dc.description.abstract<table><tr><td colspan="2" class="item-title">Patterns of physical activity among young adult survivors of childhood cancers</td></tr><tr class="item-sponsor"><td class="label">Conference Sponsor:</td><td class="value">Midwest Nursing Research Society</td></tr><tr class="item-year"><td class="label">Conference Year:</td><td class="value">2006</td></tr><tr class="item-author"><td class="label">Author:</td><td class="value">Finnegan, Lorna, PhD, APN, CNP</td></tr><tr class="item-institute"><td class="label">P.I. Institution Name:</td><td class="value">University of Illinois at Chicago</td></tr><tr class="item-author-title"><td class="label">Title:</td><td class="value">Assistant Professor</td></tr><tr class="item-address"><td class="label">Contact Address:</td><td class="value">College of Nursing, 845 South Damen, Chicago, IL, 60612, USA</td></tr><tr class="item-phone"><td class="label">Contact Telephone:</td><td class="value">312-996-1668</td></tr><tr class="item-email"><td class="label">Email:</td><td class="value">lornaf@uic.edu</td></tr><tr><td colspan="2" class="item-abstract">Lifestyle choices in combination with treatment-related late effects put childhood cancer survivors at risk for premature development and accelerated progression of diseases associated with aging, such as hypertension, diabetes, coronary artery disease, and osteoporosis. Engaging in regular moderate-intensity physical activities for at least 30 minutes on most days of the week may ameliorate some of these risks. The purpose of this pilot study was to: 1) examine the feasibility of using pedometers and web-based physical activity (PA) logs to measure a 7-day period of PA, and 2) describe patterns and types of activities in young adults, who are survivors of childhood cancer. <br/><br/>Fifty-one young adult cancer survivors were recruited through web-based advertisements, long-term survivor clinics, and cancer camp alumni databases. Forty participants (mean age = 24) completed web-based surveys, wore pedometers, and recorded daily physical activities using web-based PA logs. Participants were Caucasian (95%), mostly female (75%), and well educated (84% completed at least some college). Types of cancers included: leukemias (35%), lymphomas (23%), sarcomas (15%), Wilms tumors (10%), brain tumors (10%), and other cancers (7%). The mean age at cancer diagnosis was 11 years, and participants were off treatment for at least 2 years (mean = 11 years). Half of the sample reported at least one treatment-related late effect.<br/><br/>Although 83% of participants reported that they met national PA guidelines, only 25% of participants had mean daily step counts that were consistent with active lifestyles (at least 10,000 steps/day). Preliminary results suggest that participants who reported that they met national PA guidelines may not be meeting the guidelines or may not be engaging in ambulatory physical activities that are sensitive to pedometer measurement. Analysis of PA logs is in progress. Correlations will be used to calculate associations between mean daily step counts and PA log minutes/day. [Poster Presentation]</td></tr></table>en_GB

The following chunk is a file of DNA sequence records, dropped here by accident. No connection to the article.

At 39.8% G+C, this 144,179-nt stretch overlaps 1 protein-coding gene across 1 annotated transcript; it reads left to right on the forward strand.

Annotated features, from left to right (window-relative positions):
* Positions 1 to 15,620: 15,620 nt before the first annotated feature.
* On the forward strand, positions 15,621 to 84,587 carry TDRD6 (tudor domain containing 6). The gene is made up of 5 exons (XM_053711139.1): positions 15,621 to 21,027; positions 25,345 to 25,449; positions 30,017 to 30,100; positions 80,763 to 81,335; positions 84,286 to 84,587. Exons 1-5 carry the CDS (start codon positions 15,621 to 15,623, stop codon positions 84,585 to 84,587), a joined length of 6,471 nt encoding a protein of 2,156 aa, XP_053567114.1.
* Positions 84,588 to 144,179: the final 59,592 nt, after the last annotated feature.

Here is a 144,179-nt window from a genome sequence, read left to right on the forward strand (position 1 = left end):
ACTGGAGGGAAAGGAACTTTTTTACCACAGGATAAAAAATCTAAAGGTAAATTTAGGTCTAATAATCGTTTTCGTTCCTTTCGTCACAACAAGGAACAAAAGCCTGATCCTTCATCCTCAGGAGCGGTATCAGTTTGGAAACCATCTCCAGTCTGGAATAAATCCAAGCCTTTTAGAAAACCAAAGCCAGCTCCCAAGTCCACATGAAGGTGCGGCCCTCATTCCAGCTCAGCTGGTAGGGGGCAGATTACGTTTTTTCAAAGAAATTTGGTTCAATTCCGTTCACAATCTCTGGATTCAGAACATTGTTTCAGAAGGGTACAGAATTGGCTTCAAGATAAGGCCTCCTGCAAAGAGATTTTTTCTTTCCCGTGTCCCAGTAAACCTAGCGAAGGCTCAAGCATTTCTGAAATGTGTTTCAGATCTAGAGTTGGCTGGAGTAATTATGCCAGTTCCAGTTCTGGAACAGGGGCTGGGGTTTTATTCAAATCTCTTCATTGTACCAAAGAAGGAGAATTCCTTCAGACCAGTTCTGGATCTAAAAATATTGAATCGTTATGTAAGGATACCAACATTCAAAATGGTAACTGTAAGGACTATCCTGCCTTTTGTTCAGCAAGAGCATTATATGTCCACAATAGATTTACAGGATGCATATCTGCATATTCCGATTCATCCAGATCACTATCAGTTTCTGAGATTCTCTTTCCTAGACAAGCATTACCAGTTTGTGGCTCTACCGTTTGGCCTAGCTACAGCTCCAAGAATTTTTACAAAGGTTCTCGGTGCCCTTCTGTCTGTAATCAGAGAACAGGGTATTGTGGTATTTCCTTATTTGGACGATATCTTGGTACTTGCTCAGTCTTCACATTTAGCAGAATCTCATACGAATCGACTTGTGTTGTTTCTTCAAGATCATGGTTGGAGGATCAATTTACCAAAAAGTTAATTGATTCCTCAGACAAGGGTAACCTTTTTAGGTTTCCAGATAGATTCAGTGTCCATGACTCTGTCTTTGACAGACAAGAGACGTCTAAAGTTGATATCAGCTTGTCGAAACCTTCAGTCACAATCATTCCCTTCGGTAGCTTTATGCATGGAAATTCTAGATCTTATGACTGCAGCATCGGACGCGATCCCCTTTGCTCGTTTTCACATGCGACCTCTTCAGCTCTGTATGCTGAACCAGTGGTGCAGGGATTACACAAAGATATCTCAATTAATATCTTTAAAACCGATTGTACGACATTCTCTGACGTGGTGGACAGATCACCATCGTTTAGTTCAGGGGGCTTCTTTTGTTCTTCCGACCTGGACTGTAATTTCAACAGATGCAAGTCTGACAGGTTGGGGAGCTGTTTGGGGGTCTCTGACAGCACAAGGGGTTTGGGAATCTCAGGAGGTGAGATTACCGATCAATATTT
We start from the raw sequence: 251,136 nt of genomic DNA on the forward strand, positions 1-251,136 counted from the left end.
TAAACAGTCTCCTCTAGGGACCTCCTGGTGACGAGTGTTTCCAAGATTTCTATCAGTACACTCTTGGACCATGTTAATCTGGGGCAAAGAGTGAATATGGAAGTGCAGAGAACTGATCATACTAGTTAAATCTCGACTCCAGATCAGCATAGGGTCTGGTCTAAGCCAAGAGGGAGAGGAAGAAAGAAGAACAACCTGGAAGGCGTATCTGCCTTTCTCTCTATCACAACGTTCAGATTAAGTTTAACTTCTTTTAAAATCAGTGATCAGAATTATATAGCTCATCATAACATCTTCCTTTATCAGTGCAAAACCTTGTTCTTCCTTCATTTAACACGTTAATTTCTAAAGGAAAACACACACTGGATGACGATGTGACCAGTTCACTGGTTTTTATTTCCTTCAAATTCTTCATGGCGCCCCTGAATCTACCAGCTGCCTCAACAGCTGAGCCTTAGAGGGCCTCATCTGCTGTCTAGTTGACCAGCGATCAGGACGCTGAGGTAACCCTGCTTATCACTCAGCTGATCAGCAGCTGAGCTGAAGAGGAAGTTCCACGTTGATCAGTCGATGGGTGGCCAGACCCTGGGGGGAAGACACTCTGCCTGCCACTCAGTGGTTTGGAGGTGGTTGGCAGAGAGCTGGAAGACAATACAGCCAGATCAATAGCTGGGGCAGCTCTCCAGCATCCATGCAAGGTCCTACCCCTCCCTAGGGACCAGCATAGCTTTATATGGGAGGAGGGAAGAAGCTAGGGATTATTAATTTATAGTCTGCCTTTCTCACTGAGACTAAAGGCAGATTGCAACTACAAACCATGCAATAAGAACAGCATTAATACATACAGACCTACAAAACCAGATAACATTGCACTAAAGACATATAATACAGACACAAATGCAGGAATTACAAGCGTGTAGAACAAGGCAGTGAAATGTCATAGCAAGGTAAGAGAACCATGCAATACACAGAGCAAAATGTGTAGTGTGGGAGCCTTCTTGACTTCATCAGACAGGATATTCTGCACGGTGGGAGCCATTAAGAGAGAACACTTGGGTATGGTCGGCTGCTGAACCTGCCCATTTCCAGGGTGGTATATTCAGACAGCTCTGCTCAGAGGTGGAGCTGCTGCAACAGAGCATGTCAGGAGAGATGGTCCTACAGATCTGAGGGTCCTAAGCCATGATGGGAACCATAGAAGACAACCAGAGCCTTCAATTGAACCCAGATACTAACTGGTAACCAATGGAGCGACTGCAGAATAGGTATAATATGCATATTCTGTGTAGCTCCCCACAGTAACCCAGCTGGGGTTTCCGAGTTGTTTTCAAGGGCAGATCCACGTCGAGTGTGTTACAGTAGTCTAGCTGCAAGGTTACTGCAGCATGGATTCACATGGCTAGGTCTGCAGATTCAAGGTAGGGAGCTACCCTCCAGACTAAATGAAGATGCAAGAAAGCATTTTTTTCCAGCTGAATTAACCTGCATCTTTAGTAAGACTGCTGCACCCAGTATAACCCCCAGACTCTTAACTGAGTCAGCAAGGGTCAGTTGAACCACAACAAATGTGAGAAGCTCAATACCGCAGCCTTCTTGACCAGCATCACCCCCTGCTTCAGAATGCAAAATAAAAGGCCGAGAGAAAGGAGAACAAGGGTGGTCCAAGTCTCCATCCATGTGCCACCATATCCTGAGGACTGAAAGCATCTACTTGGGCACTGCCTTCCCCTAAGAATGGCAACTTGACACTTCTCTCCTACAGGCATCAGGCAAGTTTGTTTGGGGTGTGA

dc.date.available2011-10-26T21:37:37Z-
dc.date.issued2011-10-17en_GB
dc.date.accessioned2011-10-26T21:37:37Z-
dc.description.sponsorshipMidwest Nursing Research Societyen_GB